Does Your Length of Military Service Impact Your Social Security Eligibility?
When facing a disability, veterans sometimes worry that they won’t meet the requirements for Social Security Disability Insurance (SSDI). Some may have served just a few years in the military before entering the workforce as civilians. Others may have spent most of their career in the military and feel they have limited working years spent outside of the U.S. Armed Forces.
Fortunately, Social Security recognizes service in the military as gainful employment. This means that your work history—whether it’s in the civilian sector, the military or a combination of the two—will count toward the work credits you need in order to be considered “insured” by Social Security.
SSDI requirements for veterans
In fact, SSDI requirements are the same for both military veterans and those with no military background. You must:
- Demonstrate that you have a medical condition that meets Social Security’s definition of disabled—typically meaning that your condition makes it impossible to be gainfully employed for at least 12 months.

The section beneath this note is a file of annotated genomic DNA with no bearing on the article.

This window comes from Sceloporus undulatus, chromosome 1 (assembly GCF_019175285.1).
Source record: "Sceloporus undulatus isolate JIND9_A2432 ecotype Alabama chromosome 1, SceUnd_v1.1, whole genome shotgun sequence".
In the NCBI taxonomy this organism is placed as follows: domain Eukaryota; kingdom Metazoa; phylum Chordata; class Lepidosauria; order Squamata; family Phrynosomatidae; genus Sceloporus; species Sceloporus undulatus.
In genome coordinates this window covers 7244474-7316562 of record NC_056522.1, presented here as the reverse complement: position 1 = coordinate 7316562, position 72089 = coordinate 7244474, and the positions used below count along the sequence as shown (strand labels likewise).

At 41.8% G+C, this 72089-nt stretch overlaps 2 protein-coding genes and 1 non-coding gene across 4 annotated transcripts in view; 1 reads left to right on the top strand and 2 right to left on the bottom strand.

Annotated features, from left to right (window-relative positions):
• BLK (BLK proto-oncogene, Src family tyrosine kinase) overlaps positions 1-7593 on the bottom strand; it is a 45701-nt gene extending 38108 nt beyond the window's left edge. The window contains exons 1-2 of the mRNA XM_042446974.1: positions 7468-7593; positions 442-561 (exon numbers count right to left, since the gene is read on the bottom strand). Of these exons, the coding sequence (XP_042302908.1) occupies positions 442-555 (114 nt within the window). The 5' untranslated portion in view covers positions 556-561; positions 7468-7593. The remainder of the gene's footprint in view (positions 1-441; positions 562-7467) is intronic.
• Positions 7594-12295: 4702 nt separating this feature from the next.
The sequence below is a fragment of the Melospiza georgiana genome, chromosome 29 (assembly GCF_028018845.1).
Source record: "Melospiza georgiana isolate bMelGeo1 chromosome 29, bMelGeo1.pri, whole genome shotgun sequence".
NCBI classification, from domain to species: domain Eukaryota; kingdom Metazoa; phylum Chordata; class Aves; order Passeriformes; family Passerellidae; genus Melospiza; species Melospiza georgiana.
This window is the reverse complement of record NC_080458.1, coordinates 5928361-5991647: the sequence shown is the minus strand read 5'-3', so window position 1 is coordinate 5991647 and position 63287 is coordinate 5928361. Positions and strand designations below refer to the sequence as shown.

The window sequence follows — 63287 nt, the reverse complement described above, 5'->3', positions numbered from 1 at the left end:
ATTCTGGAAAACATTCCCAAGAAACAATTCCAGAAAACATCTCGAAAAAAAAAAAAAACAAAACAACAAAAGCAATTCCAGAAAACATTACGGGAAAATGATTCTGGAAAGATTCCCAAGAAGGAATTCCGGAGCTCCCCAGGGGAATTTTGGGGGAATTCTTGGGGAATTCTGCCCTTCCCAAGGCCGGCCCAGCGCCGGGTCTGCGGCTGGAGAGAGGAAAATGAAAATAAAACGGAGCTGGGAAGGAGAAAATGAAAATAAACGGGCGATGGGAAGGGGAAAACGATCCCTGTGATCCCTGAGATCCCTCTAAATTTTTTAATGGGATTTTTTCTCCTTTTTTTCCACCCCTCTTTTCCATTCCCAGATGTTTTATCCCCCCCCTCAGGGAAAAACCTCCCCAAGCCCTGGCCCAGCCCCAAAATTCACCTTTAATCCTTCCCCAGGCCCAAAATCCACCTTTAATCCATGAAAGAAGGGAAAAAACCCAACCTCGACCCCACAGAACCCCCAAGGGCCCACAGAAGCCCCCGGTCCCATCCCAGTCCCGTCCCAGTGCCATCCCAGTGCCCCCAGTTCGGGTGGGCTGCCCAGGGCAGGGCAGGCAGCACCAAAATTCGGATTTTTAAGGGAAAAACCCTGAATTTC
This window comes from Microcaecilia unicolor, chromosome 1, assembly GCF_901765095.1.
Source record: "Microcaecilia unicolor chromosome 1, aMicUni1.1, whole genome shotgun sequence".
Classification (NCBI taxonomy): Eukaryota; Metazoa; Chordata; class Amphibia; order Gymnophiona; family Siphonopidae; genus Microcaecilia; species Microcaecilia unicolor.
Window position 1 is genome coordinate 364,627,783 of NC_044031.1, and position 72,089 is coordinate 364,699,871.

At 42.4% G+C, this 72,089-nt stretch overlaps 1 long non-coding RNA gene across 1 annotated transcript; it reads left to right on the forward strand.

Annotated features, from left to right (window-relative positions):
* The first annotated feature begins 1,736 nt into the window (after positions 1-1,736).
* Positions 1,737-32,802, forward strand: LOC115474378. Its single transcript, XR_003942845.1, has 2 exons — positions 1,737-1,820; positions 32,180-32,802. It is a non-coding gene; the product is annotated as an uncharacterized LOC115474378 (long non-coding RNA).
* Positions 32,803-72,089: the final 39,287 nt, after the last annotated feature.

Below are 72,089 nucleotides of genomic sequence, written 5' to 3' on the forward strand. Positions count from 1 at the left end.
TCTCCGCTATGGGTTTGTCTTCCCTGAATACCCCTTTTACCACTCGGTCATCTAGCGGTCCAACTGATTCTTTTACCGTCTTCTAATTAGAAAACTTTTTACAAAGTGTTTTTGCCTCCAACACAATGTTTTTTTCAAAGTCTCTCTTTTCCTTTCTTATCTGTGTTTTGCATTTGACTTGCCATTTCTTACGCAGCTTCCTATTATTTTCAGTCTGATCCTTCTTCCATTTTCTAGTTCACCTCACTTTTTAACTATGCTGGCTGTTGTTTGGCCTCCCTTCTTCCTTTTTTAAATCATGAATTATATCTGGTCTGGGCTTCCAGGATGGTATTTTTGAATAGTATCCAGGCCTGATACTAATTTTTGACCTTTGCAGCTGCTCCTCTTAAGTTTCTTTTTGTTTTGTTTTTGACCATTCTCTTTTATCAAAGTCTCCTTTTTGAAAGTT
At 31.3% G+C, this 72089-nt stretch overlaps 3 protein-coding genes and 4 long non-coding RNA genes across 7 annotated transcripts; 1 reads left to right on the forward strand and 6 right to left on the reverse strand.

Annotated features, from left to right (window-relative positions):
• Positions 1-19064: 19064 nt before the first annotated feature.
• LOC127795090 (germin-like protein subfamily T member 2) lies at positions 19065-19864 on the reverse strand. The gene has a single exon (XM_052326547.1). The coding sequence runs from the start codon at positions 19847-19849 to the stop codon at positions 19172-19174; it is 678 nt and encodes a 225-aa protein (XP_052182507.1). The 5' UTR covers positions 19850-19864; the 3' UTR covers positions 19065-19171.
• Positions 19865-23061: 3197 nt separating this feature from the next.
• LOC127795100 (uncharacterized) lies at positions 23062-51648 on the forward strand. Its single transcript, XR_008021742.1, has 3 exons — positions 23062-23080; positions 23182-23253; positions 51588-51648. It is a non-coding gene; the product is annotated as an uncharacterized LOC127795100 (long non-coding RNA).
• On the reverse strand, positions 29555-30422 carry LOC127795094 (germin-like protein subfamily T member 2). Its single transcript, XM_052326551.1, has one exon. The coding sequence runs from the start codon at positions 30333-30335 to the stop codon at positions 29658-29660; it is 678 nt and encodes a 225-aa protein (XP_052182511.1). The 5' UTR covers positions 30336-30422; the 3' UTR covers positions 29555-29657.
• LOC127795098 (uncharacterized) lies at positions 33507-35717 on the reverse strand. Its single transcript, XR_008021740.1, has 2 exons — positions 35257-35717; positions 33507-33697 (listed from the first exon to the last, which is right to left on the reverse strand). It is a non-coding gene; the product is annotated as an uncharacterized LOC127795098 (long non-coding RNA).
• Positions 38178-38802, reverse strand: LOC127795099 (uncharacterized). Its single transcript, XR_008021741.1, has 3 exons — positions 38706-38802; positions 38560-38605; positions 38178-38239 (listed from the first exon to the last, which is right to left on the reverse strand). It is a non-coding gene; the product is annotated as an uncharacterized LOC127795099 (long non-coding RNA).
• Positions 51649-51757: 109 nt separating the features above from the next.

- You must have earned enough work credits over your career to qualify as insured. Earning up to four credits a year, you’ll need 40 to qualify—20 of which need to have been earned in the 10 years prior to becoming disabled.
If you’re a veteran who can no longer work because of a disability, it may be helpful to have a disability lawyer assist you as you pursue your Social Security claim. While your military status will have no bearing on whether you receive SSDI, veterans should be aware of options for expedited processing and how income, including pensions, can affect payment.
Disability Attorney in Macon, Ga.
If you’re a veteran pursuing SSDI, we’re here to help. The Macon disability attorneys at Buzzell, Welsh & Hill will help ensure your case is handled quickly and fairly. Contact us for a free consultation today.